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LSU's Brian Kelly on ND Departure: Legacies Aren't 'What I Spend Time Thinking About'

Joseph Zucker@@JosephZuckerFeatured Columnist IVDecember 1, 2021

Jonathan Bachman/Getty Images

The idea of retiring as a coaching legend at Notre Dame apparently didn't appeal to Brian Kelly.

At his introductory press conference as LSU's new head coach, Kelly said that "legacies are not part of what I spend time thinking about."

The 60-year-old shed some light on his priorities.

"You’re looked at in terms of championships here," he said. "I want that. … I want to be on the Broadway stage. That’s what my passion is."

Kelly added he felt the challenge of leading the Tigers "was something I had to take on."

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Beyond the fact there was little indication Kelly planned to leave South Bend, Indiana, his decision was almost without precedent.

Not only did he move on from one of college football's most prominent programs, he also did so while the Fighting Irish still have a path into the College Football Playoff. They sit sixth in the CFP rankings and could plausibly jump into the top four with some combination of Alabama, Cincinnati, Michigan and Oklahoma State losing this weekend.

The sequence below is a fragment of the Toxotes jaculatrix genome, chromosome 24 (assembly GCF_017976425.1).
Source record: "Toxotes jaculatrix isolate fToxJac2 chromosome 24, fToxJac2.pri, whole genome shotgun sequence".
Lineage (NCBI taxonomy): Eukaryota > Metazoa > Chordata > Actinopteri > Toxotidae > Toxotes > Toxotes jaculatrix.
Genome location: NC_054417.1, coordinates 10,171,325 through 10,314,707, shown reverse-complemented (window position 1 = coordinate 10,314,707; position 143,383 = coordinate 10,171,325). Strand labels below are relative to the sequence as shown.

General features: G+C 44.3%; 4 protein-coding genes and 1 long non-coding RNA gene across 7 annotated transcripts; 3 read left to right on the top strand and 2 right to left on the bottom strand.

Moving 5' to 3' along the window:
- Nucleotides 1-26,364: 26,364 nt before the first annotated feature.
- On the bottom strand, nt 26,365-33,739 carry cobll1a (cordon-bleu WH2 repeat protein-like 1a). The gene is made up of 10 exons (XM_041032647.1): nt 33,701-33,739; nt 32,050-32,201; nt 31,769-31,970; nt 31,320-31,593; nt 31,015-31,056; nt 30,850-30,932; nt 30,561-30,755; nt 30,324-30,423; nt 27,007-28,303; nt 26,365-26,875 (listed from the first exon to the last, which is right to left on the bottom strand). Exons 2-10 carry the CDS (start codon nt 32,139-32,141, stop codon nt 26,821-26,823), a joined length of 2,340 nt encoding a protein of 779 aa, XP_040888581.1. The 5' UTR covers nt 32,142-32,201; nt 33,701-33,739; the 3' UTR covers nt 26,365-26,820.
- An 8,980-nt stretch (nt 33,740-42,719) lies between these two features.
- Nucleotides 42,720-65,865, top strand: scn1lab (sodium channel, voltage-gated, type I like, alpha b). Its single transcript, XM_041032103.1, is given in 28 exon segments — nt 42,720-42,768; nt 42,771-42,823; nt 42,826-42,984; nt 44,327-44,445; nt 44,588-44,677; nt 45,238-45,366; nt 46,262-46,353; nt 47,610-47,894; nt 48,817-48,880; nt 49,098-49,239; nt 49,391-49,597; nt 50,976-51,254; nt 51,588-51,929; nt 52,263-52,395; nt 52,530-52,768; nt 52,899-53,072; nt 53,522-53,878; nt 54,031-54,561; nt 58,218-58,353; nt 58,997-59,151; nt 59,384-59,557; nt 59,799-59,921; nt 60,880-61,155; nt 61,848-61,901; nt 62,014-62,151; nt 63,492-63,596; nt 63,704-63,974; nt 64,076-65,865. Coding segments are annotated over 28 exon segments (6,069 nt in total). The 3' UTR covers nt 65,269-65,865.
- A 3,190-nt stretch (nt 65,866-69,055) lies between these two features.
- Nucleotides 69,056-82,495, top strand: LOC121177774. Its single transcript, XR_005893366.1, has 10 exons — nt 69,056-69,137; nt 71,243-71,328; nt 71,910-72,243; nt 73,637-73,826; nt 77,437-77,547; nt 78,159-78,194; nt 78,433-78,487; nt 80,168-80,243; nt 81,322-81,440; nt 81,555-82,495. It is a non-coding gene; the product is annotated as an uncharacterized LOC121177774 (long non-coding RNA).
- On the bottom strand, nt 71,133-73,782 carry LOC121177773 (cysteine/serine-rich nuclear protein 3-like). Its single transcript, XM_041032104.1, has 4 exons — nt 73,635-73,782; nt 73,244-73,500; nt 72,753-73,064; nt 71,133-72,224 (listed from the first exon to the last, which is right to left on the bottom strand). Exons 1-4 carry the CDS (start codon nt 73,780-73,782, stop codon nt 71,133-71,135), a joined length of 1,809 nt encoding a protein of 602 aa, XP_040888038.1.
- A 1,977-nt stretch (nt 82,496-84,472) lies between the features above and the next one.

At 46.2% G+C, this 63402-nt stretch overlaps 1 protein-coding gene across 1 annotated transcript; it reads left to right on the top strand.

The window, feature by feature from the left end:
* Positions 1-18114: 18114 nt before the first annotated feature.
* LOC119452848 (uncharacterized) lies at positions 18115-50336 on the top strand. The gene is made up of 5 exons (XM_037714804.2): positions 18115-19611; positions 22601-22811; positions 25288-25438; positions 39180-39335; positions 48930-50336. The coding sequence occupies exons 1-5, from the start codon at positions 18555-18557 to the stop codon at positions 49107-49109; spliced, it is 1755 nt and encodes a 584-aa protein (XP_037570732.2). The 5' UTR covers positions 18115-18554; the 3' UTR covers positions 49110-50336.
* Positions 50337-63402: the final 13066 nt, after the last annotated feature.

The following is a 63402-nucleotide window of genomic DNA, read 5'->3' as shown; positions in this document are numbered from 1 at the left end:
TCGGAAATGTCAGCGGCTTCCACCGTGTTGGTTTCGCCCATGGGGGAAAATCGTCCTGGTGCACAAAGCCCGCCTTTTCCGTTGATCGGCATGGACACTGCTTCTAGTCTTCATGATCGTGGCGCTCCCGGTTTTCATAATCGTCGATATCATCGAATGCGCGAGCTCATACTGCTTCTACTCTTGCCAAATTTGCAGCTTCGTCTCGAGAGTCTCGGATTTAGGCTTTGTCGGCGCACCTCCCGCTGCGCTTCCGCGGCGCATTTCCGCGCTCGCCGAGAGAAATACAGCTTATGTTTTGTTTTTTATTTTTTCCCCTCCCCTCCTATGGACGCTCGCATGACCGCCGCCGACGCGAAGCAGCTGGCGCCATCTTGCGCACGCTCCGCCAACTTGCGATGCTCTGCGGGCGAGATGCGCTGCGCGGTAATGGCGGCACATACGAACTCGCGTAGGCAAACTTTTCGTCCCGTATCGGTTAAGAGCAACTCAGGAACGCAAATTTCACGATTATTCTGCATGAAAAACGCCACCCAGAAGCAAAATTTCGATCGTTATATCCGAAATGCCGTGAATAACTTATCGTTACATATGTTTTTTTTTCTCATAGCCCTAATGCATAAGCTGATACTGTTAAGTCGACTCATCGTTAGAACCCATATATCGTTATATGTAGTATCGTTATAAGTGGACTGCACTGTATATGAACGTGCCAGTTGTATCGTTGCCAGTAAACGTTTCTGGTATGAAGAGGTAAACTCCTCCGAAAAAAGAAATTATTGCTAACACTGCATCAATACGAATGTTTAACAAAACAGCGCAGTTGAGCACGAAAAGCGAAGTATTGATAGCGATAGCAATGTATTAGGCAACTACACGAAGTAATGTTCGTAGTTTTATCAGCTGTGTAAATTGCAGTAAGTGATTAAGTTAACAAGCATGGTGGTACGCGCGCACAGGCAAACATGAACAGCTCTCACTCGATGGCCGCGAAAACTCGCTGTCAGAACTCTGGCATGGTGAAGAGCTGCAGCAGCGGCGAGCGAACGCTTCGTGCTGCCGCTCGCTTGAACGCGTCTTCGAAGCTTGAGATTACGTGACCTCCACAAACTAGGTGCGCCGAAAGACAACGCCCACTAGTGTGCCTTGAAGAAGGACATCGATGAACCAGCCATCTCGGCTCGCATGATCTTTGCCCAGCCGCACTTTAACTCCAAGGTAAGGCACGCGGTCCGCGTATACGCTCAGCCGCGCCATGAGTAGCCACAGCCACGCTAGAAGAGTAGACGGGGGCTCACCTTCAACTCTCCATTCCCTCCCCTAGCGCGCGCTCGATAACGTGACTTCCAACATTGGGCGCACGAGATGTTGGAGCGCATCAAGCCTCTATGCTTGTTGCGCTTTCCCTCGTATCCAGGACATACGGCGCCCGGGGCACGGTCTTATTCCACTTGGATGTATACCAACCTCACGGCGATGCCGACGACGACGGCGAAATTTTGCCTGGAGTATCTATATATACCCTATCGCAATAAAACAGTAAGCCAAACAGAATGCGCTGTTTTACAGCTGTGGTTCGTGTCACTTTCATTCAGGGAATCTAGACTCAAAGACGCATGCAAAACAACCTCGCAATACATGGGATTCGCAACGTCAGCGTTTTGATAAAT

Kelly's comments could be telling, though.

Notre Dame enjoyed its fifth straight season with double digit wins in 2021 and reached the playoff twice within the previous three years. When facing off with elite opponents, the Fighting Irish seemed to hit their ceiling.

They lost their two semifinal games by a combined score of 61-17. There was also a 44-28 loss to Ohio State in the Fiesta Bowl in 2015 and the 42-14 drubbing at the hands of Alabama in the BCS National Championship in 2012.

LSU, meanwhile, has won national titles under each of its last three head coaches (Nick Saban, Les Miles and Ed Orgeron). The Tigers haven't been as consistent as Notre Dame from year to year, and there's plenty of competition in the SEC. But the right coach can clearly build a championship winner in Baton Rouge, Louisiana.

One could argue Kelly showed his true feelings about his previous stop by accepting LSU's offer when he did. Even if Notre Dame qualifies for the playoff, he may see the outcome being the same as the team's last two trips.

For a lot of coaches, leading the Fighting Irish represents the ultimate goal and a once-in-a-lifetime opportunity. That's not true for everybody, and Kelly is a prime example.

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